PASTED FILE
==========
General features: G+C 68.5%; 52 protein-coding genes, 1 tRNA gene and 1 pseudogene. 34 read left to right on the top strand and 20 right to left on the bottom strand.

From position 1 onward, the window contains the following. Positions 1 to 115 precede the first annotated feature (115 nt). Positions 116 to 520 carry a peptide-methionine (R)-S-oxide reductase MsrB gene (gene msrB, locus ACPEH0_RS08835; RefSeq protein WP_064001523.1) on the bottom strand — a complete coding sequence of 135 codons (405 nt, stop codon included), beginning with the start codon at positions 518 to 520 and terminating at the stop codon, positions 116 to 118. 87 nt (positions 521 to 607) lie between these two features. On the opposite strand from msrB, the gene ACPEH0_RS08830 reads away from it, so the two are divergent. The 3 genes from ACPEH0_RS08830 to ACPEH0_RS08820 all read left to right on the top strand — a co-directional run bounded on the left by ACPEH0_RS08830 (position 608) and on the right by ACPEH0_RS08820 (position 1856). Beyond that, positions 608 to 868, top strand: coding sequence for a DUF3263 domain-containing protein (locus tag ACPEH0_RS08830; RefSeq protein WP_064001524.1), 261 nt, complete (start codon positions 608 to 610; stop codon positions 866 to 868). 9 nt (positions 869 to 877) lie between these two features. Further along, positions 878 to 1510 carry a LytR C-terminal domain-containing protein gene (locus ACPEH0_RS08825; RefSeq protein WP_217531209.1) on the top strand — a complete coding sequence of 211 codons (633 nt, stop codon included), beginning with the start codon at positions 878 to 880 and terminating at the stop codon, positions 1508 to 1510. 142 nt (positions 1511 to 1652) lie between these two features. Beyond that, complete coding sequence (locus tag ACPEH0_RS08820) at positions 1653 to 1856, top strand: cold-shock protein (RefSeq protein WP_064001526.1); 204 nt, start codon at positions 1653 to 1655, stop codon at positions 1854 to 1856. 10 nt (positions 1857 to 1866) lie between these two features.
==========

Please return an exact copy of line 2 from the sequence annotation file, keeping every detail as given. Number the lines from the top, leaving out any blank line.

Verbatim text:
From position 1 onward, the window contains the following. Positions 1 to 115 precede the first annotated feature (115 nt). Positions 116 to 520 carry a peptide-methionine (R)-S-oxide reductase MsrB gene (gene msrB, locus ACPEH0_RS08835; RefSeq protein WP_064001523.1) on the bottom strand — a complete coding sequence of 135 codons (405 nt, stop codon included), beginning with the start codon at positions 518 to 520 and terminating at the stop codon, positions 116 to 118. 87 nt (positions 521 to 607) lie between these two features. On the opposite strand from msrB, the gene ACPEH0_RS08830 reads away from it, so the two are divergent. The 3 genes from ACPEH0_RS08830 to ACPEH0_RS08820 all read left to right on the top strand — a co-directional run bounded on the left by ACPEH0_RS08830 (position 608) and on the right by ACPEH0_RS08820 (position 1856). Beyond that, positions 608 to 868, top strand: coding sequence for a DUF3263 domain-containing protein (locus tag ACPEH0_RS08830; RefSeq protein WP_064001524.1), 261 nt, complete (start codon positions 608 to 610; stop codon positions 866 to 868). 9 nt (positions 869 to 877) lie between these two features. Further along, positions 878 to 1510 carry a LytR C-terminal domain-containing protein gene (locus ACPEH0_RS08825; RefSeq protein WP_217531209.1) on the top strand — a complete coding sequence of 211 codons (633 nt, stop codon included), beginning with the start codon at positions 878 to 880 and terminating at the stop codon, positions 1508 to 1510. 142 nt (positions 1511 to 1652) lie between these two features. Beyond that, complete coding sequence (locus tag ACPEH0_RS08820) at positions 1653 to 1856, top strand: cold-shock protein (RefSeq protein WP_064001526.1); 204 nt, start codon at positions 1653 to 1655, stop codon at positions 1854 to 1856. 10 nt (positions 1857 to 1866) lie between these two features.